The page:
I have been noticing on Twitter that some San Francisco 49ers fans are growing worried about their lack of action in the free agent market as it relates to the wide receiver position.
Well, they did sign Randy Moss to a cap-friendly contract prior to the start of free agency, so you have that. San Francisco still has to add multiple upgrades at this position through free agency and the draft.
As of right now they only have Michael Crabtree, Kyle Williams and Randy Moss on the roster at this position. Needless to say, that just isn't going to get it done.
Adding a wide receiver with the 30th pick or shortly thereafter really doesn't change the dynamics moving forward into 2012, either. Do you expect that type of addition to pay immediate dividends in 2012? I don't.
Now you have a dwindled-down wide receiver market with a few good receivers, which the 49ers are in on. So, let us take a look.
By now, you must know that Lloyd has visited with San Francisco. While it does appear that the New England Patriots are interested, they have not brought him in for a visit.
At this point, I would conclude that the 49ers are the frontrunners to land the talented receiver. This might be pure conjecture, but he seems to fit exactly what Harbaugh and Co are attempting to build on the outside in terms of a deep threat.
Who would you rather see the 49ers sign
We cannot be sure exactly what Lloyd is demanding and to assume this would be pure speculation. With that said, no other teams appear as interested in his services as do the 49ers.
If that is the case, you can expect him to sign for less than $7 million a year because this is about what San Francisco can offer to stay under the cap, re-sign Alex Smith and find a starting guard.
The former New York Giants receiver visiting San Francisco kind of came out of left field. I was extremely surprised that he didn't get more play on the market during the first couple days of free agency, but it works out nice for your 49ers.
He isn't a deep threat that San Francisco is said to be looking for. Instead, Manningham provides them with a solid receiving threat in the possession game. This is something that it seems the 49ers already have in Michael Crabtree.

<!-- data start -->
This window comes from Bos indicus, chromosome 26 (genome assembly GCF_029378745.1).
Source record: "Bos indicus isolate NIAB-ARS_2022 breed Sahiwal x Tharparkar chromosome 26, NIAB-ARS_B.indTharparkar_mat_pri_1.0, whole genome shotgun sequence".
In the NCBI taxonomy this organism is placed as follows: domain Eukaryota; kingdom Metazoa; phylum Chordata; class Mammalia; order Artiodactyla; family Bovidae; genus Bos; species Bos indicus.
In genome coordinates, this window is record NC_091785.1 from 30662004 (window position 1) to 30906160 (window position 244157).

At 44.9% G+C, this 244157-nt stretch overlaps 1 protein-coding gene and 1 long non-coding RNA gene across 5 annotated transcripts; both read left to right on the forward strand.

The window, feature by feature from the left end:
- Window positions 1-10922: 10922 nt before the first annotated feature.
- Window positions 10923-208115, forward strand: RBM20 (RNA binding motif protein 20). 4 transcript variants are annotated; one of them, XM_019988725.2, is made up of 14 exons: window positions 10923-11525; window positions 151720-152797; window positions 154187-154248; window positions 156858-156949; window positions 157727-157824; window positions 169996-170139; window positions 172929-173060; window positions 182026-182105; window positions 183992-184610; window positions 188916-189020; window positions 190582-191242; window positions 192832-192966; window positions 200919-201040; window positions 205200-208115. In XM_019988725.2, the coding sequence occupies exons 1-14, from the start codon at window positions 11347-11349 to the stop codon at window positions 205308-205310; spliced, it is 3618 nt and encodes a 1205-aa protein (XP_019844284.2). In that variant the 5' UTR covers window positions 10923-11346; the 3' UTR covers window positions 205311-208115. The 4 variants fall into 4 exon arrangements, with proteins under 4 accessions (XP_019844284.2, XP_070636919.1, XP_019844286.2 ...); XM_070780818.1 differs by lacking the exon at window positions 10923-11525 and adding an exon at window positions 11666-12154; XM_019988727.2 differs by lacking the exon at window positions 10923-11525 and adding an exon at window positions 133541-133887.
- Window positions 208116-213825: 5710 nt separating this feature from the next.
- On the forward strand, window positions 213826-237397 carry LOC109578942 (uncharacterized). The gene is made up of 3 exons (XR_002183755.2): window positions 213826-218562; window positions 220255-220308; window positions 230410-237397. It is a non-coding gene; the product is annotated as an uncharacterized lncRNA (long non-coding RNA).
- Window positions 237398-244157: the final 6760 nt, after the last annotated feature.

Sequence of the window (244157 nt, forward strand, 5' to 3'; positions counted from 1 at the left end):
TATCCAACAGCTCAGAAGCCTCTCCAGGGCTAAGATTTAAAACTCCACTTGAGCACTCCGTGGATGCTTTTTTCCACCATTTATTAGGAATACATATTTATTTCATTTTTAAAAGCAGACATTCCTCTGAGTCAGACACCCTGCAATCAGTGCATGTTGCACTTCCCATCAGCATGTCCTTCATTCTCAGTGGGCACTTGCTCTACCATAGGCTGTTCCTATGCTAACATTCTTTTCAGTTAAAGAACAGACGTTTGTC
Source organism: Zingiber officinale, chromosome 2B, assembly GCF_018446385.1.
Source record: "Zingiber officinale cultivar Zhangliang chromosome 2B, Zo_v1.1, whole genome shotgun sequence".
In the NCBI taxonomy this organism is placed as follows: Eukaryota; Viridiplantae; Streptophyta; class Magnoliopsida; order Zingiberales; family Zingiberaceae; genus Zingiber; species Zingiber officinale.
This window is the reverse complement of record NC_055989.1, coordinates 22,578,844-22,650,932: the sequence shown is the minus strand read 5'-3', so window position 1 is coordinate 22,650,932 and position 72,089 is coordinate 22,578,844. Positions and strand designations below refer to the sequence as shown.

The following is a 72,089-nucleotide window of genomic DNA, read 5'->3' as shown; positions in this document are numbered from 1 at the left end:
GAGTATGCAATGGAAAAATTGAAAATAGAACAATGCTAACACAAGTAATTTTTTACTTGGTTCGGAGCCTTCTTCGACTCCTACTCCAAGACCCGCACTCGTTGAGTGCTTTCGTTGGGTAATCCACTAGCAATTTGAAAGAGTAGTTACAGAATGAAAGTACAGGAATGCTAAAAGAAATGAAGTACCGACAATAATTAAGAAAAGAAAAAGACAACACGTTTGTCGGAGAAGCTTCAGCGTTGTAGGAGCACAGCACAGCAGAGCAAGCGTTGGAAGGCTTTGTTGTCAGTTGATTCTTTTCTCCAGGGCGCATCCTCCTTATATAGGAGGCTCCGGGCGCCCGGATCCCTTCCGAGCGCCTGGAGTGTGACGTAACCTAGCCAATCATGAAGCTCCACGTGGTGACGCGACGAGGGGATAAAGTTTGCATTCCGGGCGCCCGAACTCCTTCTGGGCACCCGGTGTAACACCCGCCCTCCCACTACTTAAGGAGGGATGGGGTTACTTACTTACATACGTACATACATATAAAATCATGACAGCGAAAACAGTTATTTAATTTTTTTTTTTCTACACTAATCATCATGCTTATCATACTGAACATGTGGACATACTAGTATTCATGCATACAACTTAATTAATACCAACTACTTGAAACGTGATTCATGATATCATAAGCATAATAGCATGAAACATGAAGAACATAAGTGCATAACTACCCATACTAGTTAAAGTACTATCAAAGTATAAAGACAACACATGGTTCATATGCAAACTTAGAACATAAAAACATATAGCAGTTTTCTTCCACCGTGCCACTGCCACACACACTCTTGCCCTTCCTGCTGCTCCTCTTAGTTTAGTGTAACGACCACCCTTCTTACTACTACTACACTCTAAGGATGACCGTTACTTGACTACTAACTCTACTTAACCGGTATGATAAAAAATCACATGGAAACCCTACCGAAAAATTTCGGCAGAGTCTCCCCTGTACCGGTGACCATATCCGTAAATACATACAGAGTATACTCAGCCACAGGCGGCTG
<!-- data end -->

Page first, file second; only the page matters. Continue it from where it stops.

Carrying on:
Despite the fact that Manningham is a good player, I just don't see him as a great fit in San Francisco. Of course, adding depth and talent to this lackluster receiving corps shouldn't be questioned.
Not much to talk about here. The restricted free agent market slowly evolves, so you don't hear much during the early stages of free agency.
With that said, you can bet that the 49ers are having internal conversation about the idea of giving up a first-round pick to acquire the services of this talented young receiver. They have already been mentioned as a possible landing spot for Wallace.
Adam Schefter reported yesterday that "no team is going to make a play for Wallace unless something changes." Your guess is as good as mine in terms of what that means.
Many of my regular readers know that I have preached patience when it comes to the free agency process.
While this might be true, the changing landscape of the wide receiver market might force the 49ers to actually go out of their comfort zone. This means actually paying a No. 2 receiver the cash that he is worth on the open market.
Trent Baalke is one smart individual. There is no way that he believed that the 49ers receiving corps wasn't one of the primary reasons they didn't make it to the Super Bowl last season. If that is the case, he needs to make a move here.
Drafting a receiver at No. 30 will not have the impact that is needed in order for this unit to become stronger in 2012.
Surely he knows that.